That screening was supplemented, of course, by the unmistakable presence of the Secret Service detail that’s on duty around the clock, stationed at barricades at either end of the block.

"Anyone who goes into that block (including the residents) needs to be on a list with the Secret Service," Garrison said. "If you live on the block, you can put anyone you want on the list, and the Secret Service says OK. And when you come by, they check the list. They were very easy to deal with — very professional.

"As far as what they do with the list, I have no idea," he said.

Garrison, who formerly owned an outdoor-advertising firm, became interested in real estate after investing in apartment buildings. He became a real estate agent about 10 years ago.

He says he was among the first agents in the Chicago area to develop a large team, the Matt Garrison Group, which numbered 20 at its height. With the market slowdown, though, the team is now down to five, he said.

At the same time, he’s shifted his focus.

"We went from almost 100 percent working on marketing for developers, and now we are entirely resale," he said. "It’s been a challenging transition but it’s been enjoyable to work with normal buyers and sellers."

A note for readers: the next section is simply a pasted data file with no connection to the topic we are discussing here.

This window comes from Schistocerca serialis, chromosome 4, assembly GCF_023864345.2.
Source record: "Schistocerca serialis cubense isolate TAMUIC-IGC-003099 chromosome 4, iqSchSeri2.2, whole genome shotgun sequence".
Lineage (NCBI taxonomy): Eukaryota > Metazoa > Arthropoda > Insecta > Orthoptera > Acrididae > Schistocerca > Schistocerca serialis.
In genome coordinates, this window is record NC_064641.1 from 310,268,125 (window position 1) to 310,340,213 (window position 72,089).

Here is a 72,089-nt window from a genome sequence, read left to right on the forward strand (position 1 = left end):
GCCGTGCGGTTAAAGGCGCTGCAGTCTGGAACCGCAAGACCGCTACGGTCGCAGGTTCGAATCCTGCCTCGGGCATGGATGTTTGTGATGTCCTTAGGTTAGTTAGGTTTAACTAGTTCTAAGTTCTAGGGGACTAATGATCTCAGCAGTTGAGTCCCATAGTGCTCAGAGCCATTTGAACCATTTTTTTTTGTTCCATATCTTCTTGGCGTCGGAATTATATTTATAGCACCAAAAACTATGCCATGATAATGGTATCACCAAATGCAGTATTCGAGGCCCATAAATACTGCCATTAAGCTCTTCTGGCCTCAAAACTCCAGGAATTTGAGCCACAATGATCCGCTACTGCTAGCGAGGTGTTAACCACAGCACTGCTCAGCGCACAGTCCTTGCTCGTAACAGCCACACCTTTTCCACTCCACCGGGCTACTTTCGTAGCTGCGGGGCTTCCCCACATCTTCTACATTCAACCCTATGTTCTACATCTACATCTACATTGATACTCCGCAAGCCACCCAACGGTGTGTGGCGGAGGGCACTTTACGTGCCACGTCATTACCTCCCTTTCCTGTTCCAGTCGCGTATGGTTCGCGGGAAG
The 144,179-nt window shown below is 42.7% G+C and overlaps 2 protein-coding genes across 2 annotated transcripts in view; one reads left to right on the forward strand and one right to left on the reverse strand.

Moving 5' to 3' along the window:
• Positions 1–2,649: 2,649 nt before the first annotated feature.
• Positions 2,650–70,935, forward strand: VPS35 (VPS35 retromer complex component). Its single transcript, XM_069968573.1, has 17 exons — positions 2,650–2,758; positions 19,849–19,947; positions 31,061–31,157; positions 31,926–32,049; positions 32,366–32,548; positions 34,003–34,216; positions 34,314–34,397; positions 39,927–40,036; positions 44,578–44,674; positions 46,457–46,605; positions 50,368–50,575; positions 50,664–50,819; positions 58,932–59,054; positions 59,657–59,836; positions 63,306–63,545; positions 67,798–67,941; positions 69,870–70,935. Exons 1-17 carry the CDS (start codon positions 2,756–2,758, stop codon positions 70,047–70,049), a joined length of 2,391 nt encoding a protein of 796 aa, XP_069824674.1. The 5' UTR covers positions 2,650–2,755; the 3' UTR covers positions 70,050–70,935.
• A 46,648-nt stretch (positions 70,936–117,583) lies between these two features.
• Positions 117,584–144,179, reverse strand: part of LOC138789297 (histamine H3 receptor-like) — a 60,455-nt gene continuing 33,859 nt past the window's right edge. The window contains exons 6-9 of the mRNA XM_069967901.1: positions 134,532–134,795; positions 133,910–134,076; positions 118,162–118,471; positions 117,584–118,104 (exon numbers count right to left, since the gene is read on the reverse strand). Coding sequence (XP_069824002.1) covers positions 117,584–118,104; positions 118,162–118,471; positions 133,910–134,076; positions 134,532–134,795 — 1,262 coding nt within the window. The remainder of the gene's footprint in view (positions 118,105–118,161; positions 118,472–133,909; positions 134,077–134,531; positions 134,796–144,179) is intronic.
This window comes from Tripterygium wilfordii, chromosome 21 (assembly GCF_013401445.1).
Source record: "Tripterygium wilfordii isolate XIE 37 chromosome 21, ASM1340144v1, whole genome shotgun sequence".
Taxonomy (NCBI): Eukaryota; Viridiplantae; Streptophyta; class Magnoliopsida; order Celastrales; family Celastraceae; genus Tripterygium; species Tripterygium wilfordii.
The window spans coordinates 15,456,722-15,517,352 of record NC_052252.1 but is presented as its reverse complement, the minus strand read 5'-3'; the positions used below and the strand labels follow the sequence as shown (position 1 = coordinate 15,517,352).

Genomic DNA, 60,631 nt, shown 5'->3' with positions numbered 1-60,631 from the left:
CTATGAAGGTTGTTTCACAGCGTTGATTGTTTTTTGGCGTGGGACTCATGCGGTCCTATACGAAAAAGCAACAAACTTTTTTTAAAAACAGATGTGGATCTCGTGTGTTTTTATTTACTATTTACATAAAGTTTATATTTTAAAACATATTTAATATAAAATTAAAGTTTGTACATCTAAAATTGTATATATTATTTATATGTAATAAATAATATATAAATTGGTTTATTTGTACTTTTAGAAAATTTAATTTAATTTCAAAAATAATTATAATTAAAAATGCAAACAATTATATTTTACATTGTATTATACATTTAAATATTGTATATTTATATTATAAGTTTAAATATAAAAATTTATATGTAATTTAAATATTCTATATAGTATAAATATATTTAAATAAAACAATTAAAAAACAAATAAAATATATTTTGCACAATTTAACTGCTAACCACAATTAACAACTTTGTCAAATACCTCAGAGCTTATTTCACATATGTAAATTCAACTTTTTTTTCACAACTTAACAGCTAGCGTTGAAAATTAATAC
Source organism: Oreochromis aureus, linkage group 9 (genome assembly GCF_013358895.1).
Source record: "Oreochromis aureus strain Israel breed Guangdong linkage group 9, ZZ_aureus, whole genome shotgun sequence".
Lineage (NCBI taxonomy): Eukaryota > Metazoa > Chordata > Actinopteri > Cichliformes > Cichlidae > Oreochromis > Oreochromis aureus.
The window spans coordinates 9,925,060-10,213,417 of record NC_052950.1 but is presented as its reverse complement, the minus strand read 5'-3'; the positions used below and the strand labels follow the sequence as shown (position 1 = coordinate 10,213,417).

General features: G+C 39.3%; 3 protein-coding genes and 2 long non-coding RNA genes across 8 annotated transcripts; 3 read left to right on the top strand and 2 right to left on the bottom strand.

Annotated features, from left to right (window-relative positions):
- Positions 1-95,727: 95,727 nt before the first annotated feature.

With the so-called "Obama house" deal closed, life should move at a smaller pace, he says, though he jokes that he works 24 hours a day, anyway.

In addition to real estate, Garrison owns a company that’s developing student housing at Purdue University in Indiana; another business consults with owners of commercial high-rise buildings on economical energy usage.

A third outlet is CondoShark.com, a startup that tracks price reductions in condominiums in the Chicago market.

"It’s a free service and a conduit to find clients to work with," he said.

Even the day after the closing didn’t offer a pause — Garrison closed that day on the purchase of a home of his own, after several years of renting.

The decision to buy was based partly on family needs, partly on a belief that the market is nearing the end of its slide, he said.

"I’ve been on the record as being pretty bearish," said Garrison, who has been a guest on CNBC numerous times to discuss the housing market. "I still think there could be another 10 percent downside in pricing.

"But overall, for me it just comes down to life situation. There are other reasons to own houses than investment value."

Exterior and interior photos of the home purchased by the Obama family’s new neighbors. Photos courtesy Wayne Cable, selfmadephoto.com.

Mary Umberger is a freelance writer in Chicago.